Some insurers have had great success marketing on price alone, especially in auto insurance, but the practice is arguably a counterproductive one. Focusing on price rather than value tends to lead to unsatisfactory experiences — airline customers complain about how unpleasant flying is today, and yet they tend to seek the lowest fare. Similarly, insurance customers who gravitate to the lowest premium later complain about inadequate coverage dodgy claim service. The good news is that there are significant numbers of insurance customers who can be reached by emphasizing factors other than price, and who increasingly consider the quality of their experience as a factor in retention.
McKinsey’s Jan. 2013 report, “Beyond Price: The Rise of Customer-Centric Marketing in Insurance” notes the baleful trend, begun in the early 2000s, “when GEICO and Progressive upended the traditional view of insurance shopping segments by focusing on price and convenience alone.” Since then, according to the report, “most marketing messaging has focused relentlessly on price.”
[For more on superior customer experience, see 6 of the Best Insurance User Experiences.]
This trend has encouraged auto insurance customers to shop around and frequently change insurers, according to McKinsey. However, insurers may underestimate the proportion of customers who act that way. McKinsey’s research shows that more than half of quotes come from price-sensitive customers, but they account of less than 30 percent of policyholders. McKinsey observes:
If the other 70 percent – the “silent majority” of policyholders – appears to be difficult to reach, this is likely because they are unresponsive to marketing messages based solely around price. McKinsey’s Auto Buyer Survey results reveal that this 70 percent is composed of many distinct segments, each with differentiated needs, behaviors and preferences. Some carriers have been successful with one or two segments (e.g., GEICO with customers who value “ease of shopping” or State Farm with those who prioritize “protection”); others paint their customers with a broad brush, and miss the opportunity to sharpen their value proposition for specific segments.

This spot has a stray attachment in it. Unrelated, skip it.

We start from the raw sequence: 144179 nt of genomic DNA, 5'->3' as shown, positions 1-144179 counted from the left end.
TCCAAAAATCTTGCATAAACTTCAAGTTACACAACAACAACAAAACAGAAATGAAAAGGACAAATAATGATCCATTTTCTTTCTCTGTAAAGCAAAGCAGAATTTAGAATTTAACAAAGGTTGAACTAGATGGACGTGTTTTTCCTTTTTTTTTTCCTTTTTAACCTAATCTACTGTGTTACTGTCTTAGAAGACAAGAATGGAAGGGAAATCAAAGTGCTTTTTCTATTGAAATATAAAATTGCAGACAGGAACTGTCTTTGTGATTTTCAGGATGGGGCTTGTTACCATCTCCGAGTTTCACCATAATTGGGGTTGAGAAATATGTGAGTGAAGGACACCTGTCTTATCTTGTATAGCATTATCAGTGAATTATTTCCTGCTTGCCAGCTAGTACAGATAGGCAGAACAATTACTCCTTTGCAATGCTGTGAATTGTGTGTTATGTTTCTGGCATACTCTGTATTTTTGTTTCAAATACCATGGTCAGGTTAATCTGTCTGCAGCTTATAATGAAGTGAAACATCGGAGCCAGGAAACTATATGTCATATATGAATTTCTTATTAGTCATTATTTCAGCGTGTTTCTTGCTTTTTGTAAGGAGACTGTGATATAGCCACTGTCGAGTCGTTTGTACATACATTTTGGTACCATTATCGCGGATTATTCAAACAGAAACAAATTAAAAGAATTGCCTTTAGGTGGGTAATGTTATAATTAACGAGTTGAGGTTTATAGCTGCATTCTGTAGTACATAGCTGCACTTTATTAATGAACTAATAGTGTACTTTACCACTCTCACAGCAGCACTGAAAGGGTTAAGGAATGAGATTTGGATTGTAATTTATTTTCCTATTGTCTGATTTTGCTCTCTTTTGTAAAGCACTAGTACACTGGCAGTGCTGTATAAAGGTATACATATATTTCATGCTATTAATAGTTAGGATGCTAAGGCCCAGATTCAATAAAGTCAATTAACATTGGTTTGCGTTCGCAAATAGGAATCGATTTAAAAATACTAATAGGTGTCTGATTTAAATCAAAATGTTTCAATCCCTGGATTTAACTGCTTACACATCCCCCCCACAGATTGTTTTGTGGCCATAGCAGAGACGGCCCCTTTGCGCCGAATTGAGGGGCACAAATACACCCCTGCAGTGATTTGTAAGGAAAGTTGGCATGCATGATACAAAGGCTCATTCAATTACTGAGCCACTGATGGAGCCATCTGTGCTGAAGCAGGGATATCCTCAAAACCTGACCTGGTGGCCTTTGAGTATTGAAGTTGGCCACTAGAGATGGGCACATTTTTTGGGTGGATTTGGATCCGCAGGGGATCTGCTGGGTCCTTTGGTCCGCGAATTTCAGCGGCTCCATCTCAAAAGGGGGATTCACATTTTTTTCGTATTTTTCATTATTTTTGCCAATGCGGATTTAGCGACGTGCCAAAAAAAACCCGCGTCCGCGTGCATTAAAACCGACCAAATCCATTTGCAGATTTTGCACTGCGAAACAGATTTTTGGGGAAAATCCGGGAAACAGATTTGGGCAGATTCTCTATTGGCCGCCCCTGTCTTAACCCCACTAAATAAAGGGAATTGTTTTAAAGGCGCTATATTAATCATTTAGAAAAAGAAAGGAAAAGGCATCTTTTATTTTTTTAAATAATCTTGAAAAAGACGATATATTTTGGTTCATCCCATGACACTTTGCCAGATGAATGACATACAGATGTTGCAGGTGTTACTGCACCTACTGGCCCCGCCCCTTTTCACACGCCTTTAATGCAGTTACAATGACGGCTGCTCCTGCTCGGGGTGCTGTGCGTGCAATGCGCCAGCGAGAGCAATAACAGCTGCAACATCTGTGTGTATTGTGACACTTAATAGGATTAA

Insurers wishing to grow and retain customers need to develop a much more sophisticated view of insurance shoppers and study their particular demands by segment, McKinsey advises. The auto buyers report says that insurers also need to dedicate resources to the “sometimes overlooked challenge of retaining their valued policyholders.” Since auto insurers are among the most price-sensitive owing to the GEICO/Progressive paradigm shift, McKinsey's observations about the value of marketing beyond price are likely to be even more relevant to other personal lines of individual insurance customers in terms of how they shop, and how insurers should act to retain them.
One of the most important factors in retention is the quality of customer experience, insists Barry Rabkin, principal analyst with Ovum (London). “Without a thorough knowledge of their customers, insurers are heading towards a competitive myopia. Customer experiences are becoming the basis of competition in the insurance industry and companies need to encompass customer needs, expectations, and satisfaction into their customer experience management strategy,” Rabkin says.
In a statement released yesterday, Ovum describes an emerging customer ethos conditioned by the online, anywhere/anytime mobile world:
The forces of technology are creating an environment of “more” – more information, more smart devices, more functional apps, more interconnected people to seek advice from or share opinions with – and making all of it available at a customer’s fingertips. The forces of “more” are delivering a personalised, real-time experience to each person. One of the biggest challenges facing insurance companies is figuring out who the customer is, and how to find competitive success in an environment where each customer expects to be treated as an individual.
“In this age of “more”, customers are increasingly expecting to receive a quality experience from their interactions with insurers. Insurers must quickly weave in the importance of customer experience into the company strategy at each touch point in order to succeed or fail to meet their expectations,” Rabkin concludes.